I recall going to various edtech conferences, such as CUE, and being both inspired and frustrated by the things I saw. There are some novel and innovative things being done in this space, but what is frustrating is that it isn’t always accessible or scalable in urban schooling environments or areas where access is an issue. Sometimes this lack of access was due to cost, and other times because of the bureaucracy of school districts.

I often wonder how MOOCs could be a game changer in this. It seems that MOOCs want to increase access to quality education, but I wonder – access for whom? From most of the readings and things discussed this semester in T509, it seems most MOOC participants are usually already educated and looking to advance their careers. So MOOCs enable them to do this, and that’s awesome for them. However, I wonder how we help those who don’t fit that description? Whose responsibility is that?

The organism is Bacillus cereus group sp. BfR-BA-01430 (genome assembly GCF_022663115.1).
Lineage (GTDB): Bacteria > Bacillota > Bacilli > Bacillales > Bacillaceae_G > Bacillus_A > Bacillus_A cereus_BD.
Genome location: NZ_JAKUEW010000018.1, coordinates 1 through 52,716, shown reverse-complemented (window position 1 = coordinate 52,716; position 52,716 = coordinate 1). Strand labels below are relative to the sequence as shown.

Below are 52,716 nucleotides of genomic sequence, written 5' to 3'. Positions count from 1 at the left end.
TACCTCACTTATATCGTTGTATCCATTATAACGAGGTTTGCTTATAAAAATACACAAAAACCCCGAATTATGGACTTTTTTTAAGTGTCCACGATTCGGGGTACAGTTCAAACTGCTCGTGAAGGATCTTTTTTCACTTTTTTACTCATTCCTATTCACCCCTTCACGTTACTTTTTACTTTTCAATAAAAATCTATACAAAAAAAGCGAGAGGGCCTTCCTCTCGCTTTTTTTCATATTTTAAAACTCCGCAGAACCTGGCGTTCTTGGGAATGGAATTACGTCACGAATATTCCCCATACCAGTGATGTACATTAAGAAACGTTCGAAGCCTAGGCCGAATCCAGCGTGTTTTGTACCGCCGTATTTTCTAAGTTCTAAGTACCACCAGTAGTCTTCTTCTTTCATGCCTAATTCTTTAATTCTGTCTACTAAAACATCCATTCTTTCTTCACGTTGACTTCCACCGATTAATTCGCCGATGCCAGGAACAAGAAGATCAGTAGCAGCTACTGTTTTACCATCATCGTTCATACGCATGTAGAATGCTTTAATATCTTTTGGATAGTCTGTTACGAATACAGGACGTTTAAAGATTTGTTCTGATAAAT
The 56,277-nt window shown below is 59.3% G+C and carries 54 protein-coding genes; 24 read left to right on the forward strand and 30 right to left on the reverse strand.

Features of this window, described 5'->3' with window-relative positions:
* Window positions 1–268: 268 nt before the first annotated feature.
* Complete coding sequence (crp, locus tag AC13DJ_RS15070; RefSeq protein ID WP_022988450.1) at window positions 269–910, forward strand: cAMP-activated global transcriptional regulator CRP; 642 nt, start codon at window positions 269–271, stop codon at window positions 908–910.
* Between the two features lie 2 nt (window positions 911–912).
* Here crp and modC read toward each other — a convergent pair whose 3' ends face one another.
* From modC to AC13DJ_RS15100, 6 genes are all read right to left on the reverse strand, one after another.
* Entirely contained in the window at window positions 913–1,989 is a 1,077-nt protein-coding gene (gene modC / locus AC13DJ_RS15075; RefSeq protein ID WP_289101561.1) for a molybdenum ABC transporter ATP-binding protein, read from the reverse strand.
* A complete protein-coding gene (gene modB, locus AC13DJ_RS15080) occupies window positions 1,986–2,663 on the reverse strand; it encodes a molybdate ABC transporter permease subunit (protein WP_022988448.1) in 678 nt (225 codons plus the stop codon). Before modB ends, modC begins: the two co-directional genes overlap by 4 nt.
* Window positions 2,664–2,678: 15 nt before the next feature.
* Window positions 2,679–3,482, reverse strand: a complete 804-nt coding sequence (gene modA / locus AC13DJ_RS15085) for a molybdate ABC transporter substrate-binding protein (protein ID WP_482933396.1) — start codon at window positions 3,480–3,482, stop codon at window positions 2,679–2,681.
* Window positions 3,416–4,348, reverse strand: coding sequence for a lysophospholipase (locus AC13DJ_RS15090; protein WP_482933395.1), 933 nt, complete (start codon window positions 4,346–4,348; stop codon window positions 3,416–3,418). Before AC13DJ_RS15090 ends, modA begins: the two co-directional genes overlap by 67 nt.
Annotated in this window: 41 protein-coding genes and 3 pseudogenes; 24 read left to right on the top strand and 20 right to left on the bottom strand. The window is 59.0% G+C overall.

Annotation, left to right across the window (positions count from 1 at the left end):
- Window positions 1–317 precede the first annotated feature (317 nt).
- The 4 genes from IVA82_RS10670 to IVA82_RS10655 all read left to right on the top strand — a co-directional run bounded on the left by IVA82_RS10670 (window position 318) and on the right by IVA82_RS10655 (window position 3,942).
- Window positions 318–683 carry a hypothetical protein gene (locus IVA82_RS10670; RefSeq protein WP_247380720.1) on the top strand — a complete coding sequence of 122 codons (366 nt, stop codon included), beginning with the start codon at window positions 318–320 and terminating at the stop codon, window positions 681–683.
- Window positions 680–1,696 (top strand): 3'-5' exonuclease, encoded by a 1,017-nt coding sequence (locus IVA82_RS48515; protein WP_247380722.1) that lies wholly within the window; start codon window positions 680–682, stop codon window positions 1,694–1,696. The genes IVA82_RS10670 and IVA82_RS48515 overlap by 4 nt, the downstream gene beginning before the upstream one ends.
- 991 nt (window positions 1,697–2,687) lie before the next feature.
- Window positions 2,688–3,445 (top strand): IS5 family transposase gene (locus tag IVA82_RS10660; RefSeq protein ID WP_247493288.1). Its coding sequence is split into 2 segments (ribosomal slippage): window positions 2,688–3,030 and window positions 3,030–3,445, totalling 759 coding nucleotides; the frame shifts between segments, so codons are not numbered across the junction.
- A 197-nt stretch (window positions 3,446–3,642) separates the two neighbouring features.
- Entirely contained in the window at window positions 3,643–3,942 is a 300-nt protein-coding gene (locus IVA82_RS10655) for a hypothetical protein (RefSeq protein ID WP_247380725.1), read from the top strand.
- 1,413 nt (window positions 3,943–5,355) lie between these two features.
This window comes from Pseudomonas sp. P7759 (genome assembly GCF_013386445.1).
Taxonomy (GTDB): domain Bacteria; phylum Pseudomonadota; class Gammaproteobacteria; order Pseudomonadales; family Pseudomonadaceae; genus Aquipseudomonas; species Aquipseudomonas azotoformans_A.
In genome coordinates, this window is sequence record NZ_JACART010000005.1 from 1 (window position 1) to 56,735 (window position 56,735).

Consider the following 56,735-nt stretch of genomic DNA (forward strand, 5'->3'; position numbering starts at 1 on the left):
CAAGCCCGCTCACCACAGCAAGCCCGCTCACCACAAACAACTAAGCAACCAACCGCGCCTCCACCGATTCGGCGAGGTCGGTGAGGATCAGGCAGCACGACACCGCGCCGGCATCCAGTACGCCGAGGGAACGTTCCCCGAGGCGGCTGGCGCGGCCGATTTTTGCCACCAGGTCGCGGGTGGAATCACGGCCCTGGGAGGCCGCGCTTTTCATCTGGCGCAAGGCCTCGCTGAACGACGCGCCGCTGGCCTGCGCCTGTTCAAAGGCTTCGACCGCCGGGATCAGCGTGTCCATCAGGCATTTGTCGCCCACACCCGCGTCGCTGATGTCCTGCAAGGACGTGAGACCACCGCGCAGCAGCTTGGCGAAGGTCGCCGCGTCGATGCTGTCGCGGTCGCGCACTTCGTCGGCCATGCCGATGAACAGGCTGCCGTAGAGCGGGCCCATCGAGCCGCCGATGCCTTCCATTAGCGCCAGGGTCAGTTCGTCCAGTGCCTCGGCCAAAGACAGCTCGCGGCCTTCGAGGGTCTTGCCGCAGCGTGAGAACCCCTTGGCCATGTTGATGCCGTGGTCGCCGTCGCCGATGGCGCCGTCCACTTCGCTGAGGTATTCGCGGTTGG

I also wonder how I can play a role in this. I often struggle with this and what career I would like to pursue. I want to create awesome edtech products for low-income schools, but how can I do that if they don’t have access to it? How do we increase access? How do we help school districts build themselves?

Learning Unity: Progress So Far

Learning how to build a game in Unity for our T522 project has basically taken over my life.

I don’t know if we will have a complete game built by the end of the semester but we will at least have part of it done.

The part I was working on was getting the crates to be clickable and draggable. It’s still not totally perfect but considering where I started, it’s pretty neat to see how I have progressed.


Attempt 1: The crates would change color when you hovered over them and you could click and drag them, but there wasn’t any physics component.


Attempt 2: The crates have physics attached to them but kept falling through/not landing on the boat.